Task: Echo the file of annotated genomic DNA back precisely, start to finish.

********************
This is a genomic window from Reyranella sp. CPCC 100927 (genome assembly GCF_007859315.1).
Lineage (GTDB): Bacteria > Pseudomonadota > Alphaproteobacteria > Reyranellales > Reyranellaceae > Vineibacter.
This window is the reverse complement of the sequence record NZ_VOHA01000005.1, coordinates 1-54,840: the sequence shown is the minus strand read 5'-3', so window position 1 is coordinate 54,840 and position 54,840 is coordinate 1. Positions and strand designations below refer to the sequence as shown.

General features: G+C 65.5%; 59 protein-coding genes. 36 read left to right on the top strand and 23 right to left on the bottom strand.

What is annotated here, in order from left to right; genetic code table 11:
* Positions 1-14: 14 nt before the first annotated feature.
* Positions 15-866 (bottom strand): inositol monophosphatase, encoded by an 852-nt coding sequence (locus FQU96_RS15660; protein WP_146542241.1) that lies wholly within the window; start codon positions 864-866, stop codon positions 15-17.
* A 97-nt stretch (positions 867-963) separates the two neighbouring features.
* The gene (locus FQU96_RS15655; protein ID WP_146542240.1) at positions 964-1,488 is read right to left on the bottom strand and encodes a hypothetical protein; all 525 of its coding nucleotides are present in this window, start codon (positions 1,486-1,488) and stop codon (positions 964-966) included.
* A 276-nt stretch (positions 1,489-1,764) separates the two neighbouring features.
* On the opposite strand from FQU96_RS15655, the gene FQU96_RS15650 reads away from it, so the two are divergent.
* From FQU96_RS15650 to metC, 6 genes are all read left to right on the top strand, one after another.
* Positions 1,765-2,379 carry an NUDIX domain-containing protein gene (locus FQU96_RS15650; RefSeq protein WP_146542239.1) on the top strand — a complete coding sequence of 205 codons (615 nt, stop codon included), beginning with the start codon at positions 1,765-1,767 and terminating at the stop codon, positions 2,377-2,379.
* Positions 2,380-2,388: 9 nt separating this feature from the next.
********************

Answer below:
This is a genomic window from Reyranella sp. CPCC 100927 (genome assembly GCF_007859315.1).
Lineage (GTDB): Bacteria > Pseudomonadota > Alphaproteobacteria > Reyranellales > Reyranellaceae > Vineibacter.
This window is the reverse complement of the sequence record NZ_VOHA01000005.1, coordinates 1-54,840: the sequence shown is the minus strand read 5'-3', so window position 1 is coordinate 54,840 and position 54,840 is coordinate 1. Positions and strand designations below refer to the sequence as shown.

General features: G+C 65.5%; 59 protein-coding genes. 36 read left to right on the top strand and 23 right to left on the bottom strand.

What is annotated here, in order from left to right; genetic code table 11:
* Positions 1-14: 14 nt before the first annotated feature.
* Positions 15-866 (bottom strand): inositol monophosphatase, encoded by an 852-nt coding sequence (locus FQU96_RS15660; protein WP_146542241.1) that lies wholly within the window; start codon positions 864-866, stop codon positions 15-17.
* A 97-nt stretch (positions 867-963) separates the two neighbouring features.
* The gene (locus FQU96_RS15655; protein ID WP_146542240.1) at positions 964-1,488 is read right to left on the bottom strand and encodes a hypothetical protein; all 525 of its coding nucleotides are present in this window, start codon (positions 1,486-1,488) and stop codon (positions 964-966) included.
* A 276-nt stretch (positions 1,489-1,764) separates the two neighbouring features.
* On the opposite strand from FQU96_RS15655, the gene FQU96_RS15650 reads away from it, so the two are divergent.
* From FQU96_RS15650 to metC, 6 genes are all read left to right on the top strand, one after another.
* Positions 1,765-2,379 carry an NUDIX domain-containing protein gene (locus FQU96_RS15650; RefSeq protein WP_146542239.1) on the top strand — a complete coding sequence of 205 codons (615 nt, stop codon included), beginning with the start codon at positions 1,765-1,767 and terminating at the stop codon, positions 2,377-2,379.
* Positions 2,380-2,388: 9 nt separating this feature from the next.